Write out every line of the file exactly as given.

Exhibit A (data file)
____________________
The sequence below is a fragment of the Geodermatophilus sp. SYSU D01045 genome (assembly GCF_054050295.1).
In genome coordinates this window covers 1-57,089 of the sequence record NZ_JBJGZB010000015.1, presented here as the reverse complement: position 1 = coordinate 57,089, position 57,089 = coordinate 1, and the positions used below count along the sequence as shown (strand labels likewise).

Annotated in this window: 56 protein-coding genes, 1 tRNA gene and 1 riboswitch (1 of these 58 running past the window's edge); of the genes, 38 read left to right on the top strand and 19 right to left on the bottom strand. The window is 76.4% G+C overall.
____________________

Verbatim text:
The sequence below is a fragment of the Geodermatophilus sp. SYSU D01045 genome (assembly GCF_054050295.1).
In genome coordinates this window covers 1-57,089 of the sequence record NZ_JBJGZB010000015.1, presented here as the reverse complement: position 1 = coordinate 57,089, position 57,089 = coordinate 1, and the positions used below count along the sequence as shown (strand labels likewise).

Annotated in this window: 56 protein-coding genes, 1 tRNA gene and 1 riboswitch (1 of these 58 running past the window's edge); of the genes, 38 read left to right on the top strand and 19 right to left on the bottom strand. The window is 76.4% G+C overall.